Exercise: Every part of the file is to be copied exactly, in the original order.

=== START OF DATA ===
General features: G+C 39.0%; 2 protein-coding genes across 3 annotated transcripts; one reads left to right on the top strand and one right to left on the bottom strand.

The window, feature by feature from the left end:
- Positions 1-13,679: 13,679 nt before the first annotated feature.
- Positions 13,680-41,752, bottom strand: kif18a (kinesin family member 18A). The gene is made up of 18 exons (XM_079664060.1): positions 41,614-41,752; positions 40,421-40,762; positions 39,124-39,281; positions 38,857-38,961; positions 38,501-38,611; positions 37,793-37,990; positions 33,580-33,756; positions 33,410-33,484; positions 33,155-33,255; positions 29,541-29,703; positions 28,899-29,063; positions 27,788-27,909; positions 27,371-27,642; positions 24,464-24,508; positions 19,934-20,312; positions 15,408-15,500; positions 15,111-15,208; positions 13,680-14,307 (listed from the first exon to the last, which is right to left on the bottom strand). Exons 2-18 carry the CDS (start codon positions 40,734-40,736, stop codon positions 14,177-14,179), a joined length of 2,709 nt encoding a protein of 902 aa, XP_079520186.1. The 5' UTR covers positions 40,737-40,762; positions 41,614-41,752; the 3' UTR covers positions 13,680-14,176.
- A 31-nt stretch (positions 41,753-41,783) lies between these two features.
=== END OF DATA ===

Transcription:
General features: G+C 39.0%; 2 protein-coding genes across 3 annotated transcripts; one reads left to right on the top strand and one right to left on the bottom strand.

The window, feature by feature from the left end:
- Positions 1-13,679: 13,679 nt before the first annotated feature.
- Positions 13,680-41,752, bottom strand: kif18a (kinesin family member 18A). The gene is made up of 18 exons (XM_079664060.1): positions 41,614-41,752; positions 40,421-40,762; positions 39,124-39,281; positions 38,857-38,961; positions 38,501-38,611; positions 37,793-37,990; positions 33,580-33,756; positions 33,410-33,484; positions 33,155-33,255; positions 29,541-29,703; positions 28,899-29,063; positions 27,788-27,909; positions 27,371-27,642; positions 24,464-24,508; positions 19,934-20,312; positions 15,408-15,500; positions 15,111-15,208; positions 13,680-14,307 (listed from the first exon to the last, which is right to left on the bottom strand). Exons 2-18 carry the CDS (start codon positions 40,734-40,736, stop codon positions 14,177-14,179), a joined length of 2,709 nt encoding a protein of 902 aa, XP_079520186.1. The 5' UTR covers positions 40,737-40,762; positions 41,614-41,752; the 3' UTR covers positions 13,680-14,176.
- A 31-nt stretch (positions 41,753-41,783) lies between these two features.